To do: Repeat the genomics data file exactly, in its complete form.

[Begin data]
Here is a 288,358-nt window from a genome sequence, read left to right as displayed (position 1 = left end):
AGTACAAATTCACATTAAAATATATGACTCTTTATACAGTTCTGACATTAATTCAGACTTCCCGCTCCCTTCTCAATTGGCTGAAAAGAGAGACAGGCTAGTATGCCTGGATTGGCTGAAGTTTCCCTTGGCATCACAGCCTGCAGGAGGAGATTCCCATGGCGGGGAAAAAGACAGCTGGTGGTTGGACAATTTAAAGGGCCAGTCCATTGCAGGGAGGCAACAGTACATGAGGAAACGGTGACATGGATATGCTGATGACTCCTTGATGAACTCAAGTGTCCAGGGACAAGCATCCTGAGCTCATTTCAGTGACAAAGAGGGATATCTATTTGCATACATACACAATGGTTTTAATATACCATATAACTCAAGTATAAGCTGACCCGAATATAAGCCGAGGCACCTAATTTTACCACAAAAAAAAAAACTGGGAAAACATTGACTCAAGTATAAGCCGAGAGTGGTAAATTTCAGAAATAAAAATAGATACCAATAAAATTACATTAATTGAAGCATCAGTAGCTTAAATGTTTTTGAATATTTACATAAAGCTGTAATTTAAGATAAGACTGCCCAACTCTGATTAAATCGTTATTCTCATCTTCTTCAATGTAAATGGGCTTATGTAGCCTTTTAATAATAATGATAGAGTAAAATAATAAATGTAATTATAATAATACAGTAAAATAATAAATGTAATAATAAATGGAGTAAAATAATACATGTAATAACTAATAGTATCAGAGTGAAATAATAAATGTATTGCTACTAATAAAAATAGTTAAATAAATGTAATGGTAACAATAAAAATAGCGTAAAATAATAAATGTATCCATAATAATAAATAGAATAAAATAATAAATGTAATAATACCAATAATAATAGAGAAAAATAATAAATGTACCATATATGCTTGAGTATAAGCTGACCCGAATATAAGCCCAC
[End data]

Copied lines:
Here is a 288,358-nt window from a genome sequence, read left to right as displayed (position 1 = left end):
AGTACAAATTCACATTAAAATATATGACTCTTTATACAGTTCTGACATTAATTCAGACTTCCCGCTCCCTTCTCAATTGGCTGAAAAGAGAGACAGGCTAGTATGCCTGGATTGGCTGAAGTTTCCCTTGGCATCACAGCCTGCAGGAGGAGATTCCCATGGCGGGGAAAAAGACAGCTGGTGGTTGGACAATTTAAAGGGCCAGTCCATTGCAGGGAGGCAACAGTACATGAGGAAACGGTGACATGGATATGCTGATGACTCCTTGATGAACTCAAGTGTCCAGGGACAAGCATCCTGAGCTCATTTCAGTGACAAAGAGGGATATCTATTTGCATACATACACAATGGTTTTAATATACCATATAACTCAAGTATAAGCTGACCCGAATATAAGCCGAGGCACCTAATTTTACCACAAAAAAAAAAACTGGGAAAACATTGACTCAAGTATAAGCCGAGAGTGGTAAATTTCAGAAATAAAAATAGATACCAATAAAATTACATTAATTGAAGCATCAGTAGCTTAAATGTTTTTGAATATTTACATAAAGCTGTAATTTAAGATAAGACTGCCCAACTCTGATTAAATCGTTATTCTCATCTTCTTCAATGTAAATGGGCTTATGTAGCCTTTTAATAATAATGATAGAGTAAAATAATAAATGTAATTATAATAATACAGTAAAATAATAAATGTAATAATAAATGGAGTAAAATAATACATGTAATAACTAATAGTATCAGAGTGAAATAATAAATGTATTGCTACTAATAAAAATAGTTAAATAAATGTAATGGTAACAATAAAAATAGCGTAAAATAATAAATGTATCCATAATAATAAATAGAATAAAATAATAAATGTAATAATACCAATAATAATAGAGAAAAATAATAAATGTACCATATATGCTTGAGTATAAGCTGACCCGAATATAAGCCCAC